Half a dozen House Republicans pushed back on Wednesday against a drive by farm groups for higher reference prices in the new farm bill, while analysts said that an expansion of federally subsidized crop insurance could cost nearly $600 million a year. Farm groups say that despite high farm income, a stronger safety net is needed because of increased production costs.
Meanwhile, the senior Republican on the Senate Agriculture Committee is working on a farm bill framework. “This would be a minority’s vision, not a full committee project, but it would serve as a way to continue the conversation. Still a few weeks out,” said a spokesman for Arkansas Sen. John Boozman. Agriculture Committee chair Debbie Stabenow of Michigan suggested some areas for farm bill compromise in a letter last week.
The new farm bill is four months overdue, with little visible progress in weeks due to deadlocks over reference prices and climate funding, with arguments over SNAP looming beyond that. Leaders of the House and Senate Agriculture committees have yet to write a farm bill draft.
Backed by five free-market and small-government groups, six conservative House Republicans declared their “strong opposition to potential increases in crop reference prices” in a letter to House Agriculture Committee leaders. None of the six are members of the Agriculture Committee, so they have no direct role in writing the bill. But there have been repeated reports that a sizable number of House Republicans would not be willing to vote for a farm bill with higher subsidies.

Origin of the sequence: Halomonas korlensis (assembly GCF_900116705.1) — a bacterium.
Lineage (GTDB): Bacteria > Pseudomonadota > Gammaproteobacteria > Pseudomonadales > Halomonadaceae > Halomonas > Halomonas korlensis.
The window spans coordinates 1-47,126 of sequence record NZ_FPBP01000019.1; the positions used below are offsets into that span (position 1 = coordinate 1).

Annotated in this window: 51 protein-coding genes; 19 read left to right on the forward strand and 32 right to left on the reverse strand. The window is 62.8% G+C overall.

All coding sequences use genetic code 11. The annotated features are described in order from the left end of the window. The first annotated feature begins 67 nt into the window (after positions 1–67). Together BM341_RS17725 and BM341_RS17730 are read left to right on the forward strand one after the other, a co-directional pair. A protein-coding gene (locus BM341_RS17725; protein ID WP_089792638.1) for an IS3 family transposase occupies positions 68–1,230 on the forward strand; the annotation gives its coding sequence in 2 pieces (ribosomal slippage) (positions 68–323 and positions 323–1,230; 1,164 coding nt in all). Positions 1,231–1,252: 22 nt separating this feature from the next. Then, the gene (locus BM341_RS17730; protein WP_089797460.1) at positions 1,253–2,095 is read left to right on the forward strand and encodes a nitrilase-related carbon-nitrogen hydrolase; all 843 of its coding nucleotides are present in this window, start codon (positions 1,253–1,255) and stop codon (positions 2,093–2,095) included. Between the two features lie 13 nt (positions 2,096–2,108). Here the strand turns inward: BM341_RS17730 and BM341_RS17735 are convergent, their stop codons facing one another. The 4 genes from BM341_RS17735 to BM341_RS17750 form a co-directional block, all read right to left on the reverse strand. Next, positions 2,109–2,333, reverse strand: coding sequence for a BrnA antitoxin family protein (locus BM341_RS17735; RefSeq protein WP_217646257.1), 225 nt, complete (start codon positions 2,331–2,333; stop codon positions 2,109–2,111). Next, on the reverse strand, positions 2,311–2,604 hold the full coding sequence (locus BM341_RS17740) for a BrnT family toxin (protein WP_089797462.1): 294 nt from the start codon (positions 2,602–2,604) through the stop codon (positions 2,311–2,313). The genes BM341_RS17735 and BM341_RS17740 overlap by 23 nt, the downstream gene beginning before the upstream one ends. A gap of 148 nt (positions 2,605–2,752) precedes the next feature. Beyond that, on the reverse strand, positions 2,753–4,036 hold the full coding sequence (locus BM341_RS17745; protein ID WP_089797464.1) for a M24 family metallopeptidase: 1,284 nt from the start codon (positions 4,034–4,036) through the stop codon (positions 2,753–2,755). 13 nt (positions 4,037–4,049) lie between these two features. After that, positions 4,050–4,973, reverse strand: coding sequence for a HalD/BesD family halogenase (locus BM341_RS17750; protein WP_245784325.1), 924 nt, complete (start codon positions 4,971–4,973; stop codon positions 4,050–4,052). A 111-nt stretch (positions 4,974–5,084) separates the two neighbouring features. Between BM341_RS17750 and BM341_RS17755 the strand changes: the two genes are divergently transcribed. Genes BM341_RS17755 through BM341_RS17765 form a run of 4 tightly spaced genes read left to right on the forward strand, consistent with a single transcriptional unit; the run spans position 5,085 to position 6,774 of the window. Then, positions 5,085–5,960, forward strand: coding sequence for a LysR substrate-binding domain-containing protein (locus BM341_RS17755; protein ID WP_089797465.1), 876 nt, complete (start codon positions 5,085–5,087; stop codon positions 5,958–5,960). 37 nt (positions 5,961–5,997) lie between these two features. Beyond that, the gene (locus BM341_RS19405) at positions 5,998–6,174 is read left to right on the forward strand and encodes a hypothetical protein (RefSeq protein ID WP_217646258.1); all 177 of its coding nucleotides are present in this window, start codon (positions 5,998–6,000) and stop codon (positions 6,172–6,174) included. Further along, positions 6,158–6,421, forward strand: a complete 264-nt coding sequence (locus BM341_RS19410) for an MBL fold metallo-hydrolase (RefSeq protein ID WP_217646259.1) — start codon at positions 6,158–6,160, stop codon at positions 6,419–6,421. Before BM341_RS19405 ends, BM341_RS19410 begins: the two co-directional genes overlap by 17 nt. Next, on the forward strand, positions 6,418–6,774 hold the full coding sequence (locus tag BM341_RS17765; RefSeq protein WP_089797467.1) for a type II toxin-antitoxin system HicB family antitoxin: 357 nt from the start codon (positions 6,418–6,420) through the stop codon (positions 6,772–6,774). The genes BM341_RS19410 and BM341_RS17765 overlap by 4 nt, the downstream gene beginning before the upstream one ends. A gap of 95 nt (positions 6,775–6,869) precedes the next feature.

“While our farmers face unique risks, our farm safety net already provides significant tools to help our farmers manage the ups and downs of agriculture, including government-subsidized crop insurance and other subsidies designed to offset low prices,” said the letter signed by Reps. Andy Ogles of Tennessee, Andy Biggs of Arizona, Brian Mast of Florida, Nancy Mace of South Carolina, and Alex Mooney and Carol Miller of West Virginia. “Now is not the time to increase federal spending through additional reference price increases.”
Reference prices are a key factor in determining crop supports. Higher reference prices would make it easier to trigger subsidy payments and increase their size.
In recent years, Congress has devoted a larger amount of disaster aid to commodities outside of the traditional farm program, a step that historically is an early indicator of an expansion of the farm safety net, wrote four university analysts at the farmdoc daily blog. “If this historical indicator holds for the next farm bill, the U.S. farm commodity insurance program should continue to broaden, and higher coverage levels should become more attractive,” they said.
A likely step would be to increase the premium subsidy for rainfall index, animal, and animal product insurance to the same level as crop revenue or yield policies, which would cost $589 million a year, or $5.9 billion over 10 years, wrote agricultural economists Carl Zulaf of Ohio State University and Gary Schnitkey, Jonathan Coppess, and Nick Paulson of the University of Illinois.
“Over the last five years, the rapid growth in rainfall index, animal, and animal product insurance has transformed the U.S. field crop insurance program into a U.S. farm commodity insurance program,” the economists wrote.